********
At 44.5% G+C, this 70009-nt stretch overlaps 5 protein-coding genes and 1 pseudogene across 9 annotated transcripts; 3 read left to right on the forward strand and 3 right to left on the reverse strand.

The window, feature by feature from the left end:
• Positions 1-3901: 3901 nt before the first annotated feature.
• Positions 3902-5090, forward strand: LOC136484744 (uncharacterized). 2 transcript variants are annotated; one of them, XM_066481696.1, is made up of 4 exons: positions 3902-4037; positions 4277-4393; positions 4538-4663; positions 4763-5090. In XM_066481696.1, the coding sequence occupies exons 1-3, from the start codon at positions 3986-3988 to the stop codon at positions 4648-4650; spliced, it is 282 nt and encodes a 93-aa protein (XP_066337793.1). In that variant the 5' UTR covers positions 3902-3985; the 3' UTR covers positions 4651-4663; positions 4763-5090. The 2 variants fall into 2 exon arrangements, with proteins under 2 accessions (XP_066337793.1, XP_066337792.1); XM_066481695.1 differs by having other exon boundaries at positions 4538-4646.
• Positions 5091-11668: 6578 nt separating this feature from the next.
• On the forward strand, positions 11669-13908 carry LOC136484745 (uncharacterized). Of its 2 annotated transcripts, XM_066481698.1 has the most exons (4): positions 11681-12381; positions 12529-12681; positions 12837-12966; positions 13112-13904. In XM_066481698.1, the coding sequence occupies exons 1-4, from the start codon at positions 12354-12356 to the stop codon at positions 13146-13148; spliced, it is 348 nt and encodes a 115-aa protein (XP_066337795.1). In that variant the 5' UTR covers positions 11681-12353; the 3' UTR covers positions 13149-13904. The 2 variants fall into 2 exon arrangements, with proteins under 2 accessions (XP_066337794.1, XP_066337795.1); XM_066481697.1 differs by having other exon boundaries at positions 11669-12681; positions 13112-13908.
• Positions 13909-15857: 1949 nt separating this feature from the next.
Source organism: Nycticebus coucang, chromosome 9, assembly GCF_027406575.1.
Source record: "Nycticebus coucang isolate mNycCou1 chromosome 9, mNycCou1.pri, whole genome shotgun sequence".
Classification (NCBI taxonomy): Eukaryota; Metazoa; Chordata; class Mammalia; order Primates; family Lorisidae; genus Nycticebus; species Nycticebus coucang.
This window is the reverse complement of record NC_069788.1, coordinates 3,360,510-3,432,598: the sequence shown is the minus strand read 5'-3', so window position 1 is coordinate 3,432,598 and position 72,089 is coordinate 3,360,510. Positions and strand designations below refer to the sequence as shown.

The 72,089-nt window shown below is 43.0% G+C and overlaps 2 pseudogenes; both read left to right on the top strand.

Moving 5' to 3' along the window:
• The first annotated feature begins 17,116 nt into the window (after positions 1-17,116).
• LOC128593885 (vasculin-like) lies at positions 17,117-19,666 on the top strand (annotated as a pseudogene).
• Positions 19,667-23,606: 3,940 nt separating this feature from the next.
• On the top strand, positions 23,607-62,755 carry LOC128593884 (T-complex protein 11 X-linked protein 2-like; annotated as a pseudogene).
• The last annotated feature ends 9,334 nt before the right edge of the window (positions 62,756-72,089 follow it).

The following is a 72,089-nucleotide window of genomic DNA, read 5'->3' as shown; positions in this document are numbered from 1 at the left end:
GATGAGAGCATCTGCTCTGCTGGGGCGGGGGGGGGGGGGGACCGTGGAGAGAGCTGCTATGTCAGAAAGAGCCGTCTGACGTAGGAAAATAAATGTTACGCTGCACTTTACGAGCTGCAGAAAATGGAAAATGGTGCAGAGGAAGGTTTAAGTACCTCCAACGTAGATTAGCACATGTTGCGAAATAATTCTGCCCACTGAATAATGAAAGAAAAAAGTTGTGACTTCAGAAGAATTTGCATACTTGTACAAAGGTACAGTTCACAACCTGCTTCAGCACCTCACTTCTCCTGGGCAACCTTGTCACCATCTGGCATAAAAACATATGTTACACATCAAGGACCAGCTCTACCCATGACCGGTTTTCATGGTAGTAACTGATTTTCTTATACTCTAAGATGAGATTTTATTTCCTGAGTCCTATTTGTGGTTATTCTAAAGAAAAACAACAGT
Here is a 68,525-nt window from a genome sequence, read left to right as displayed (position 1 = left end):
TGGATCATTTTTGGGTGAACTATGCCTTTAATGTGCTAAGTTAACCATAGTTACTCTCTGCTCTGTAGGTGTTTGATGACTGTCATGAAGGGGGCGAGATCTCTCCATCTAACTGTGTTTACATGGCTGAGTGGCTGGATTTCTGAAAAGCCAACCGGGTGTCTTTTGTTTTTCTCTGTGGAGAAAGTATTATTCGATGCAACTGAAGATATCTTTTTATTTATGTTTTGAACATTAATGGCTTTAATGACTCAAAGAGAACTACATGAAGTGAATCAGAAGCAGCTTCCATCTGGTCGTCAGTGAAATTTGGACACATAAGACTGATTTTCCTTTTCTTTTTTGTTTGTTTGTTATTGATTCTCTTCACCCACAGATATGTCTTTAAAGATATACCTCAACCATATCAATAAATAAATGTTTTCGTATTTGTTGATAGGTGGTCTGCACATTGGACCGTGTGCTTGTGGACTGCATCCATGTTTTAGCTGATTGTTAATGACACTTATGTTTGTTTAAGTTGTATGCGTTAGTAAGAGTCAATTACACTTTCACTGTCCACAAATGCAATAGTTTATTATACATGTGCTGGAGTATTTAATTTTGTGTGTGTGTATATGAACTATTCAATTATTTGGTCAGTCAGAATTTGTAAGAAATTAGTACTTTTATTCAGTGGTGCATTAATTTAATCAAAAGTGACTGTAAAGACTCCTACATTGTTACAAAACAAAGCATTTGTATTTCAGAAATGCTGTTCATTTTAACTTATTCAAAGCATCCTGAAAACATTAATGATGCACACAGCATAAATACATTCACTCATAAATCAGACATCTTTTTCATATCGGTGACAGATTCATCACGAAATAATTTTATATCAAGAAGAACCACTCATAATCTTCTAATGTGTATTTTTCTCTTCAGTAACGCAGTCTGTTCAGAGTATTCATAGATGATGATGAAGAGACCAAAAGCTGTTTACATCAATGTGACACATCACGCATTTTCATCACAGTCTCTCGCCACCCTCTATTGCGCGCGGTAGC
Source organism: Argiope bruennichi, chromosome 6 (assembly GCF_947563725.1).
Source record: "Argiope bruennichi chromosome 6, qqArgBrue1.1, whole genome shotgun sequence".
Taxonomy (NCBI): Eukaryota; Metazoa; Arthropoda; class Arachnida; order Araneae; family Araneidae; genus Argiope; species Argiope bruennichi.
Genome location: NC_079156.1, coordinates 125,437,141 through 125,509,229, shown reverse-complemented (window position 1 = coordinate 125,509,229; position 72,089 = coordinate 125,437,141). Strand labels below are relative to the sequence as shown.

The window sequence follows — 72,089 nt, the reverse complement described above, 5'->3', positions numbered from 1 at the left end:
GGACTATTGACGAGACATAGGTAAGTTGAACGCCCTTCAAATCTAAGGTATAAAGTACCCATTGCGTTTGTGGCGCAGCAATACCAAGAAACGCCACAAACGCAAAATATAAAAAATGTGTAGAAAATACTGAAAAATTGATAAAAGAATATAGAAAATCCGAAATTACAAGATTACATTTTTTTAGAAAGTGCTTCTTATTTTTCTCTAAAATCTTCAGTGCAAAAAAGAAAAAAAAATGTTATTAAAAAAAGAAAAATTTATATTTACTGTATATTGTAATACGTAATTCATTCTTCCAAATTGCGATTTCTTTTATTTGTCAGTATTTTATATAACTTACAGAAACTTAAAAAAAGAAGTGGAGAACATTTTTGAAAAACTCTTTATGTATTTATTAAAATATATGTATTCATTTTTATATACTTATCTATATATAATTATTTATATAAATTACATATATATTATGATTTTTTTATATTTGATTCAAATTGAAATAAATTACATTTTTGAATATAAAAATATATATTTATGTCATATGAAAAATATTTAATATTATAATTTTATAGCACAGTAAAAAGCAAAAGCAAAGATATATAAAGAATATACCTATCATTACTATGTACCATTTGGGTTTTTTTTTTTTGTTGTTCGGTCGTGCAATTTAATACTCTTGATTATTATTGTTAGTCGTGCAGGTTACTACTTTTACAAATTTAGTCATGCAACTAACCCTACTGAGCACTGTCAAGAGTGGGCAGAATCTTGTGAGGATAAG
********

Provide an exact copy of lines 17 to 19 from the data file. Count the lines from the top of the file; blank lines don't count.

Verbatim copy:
• On the top strand, positions 23,607-62,755 carry LOC128593884 (T-complex protein 11 X-linked protein 2-like; annotated as a pseudogene).
• The last annotated feature ends 9,334 nt before the right edge of the window (positions 62,756-72,089 follow it).

The following is a 72,089-nucleotide window of genomic DNA, read 5'->3' as shown; positions in this document are numbered from 1 at the left end: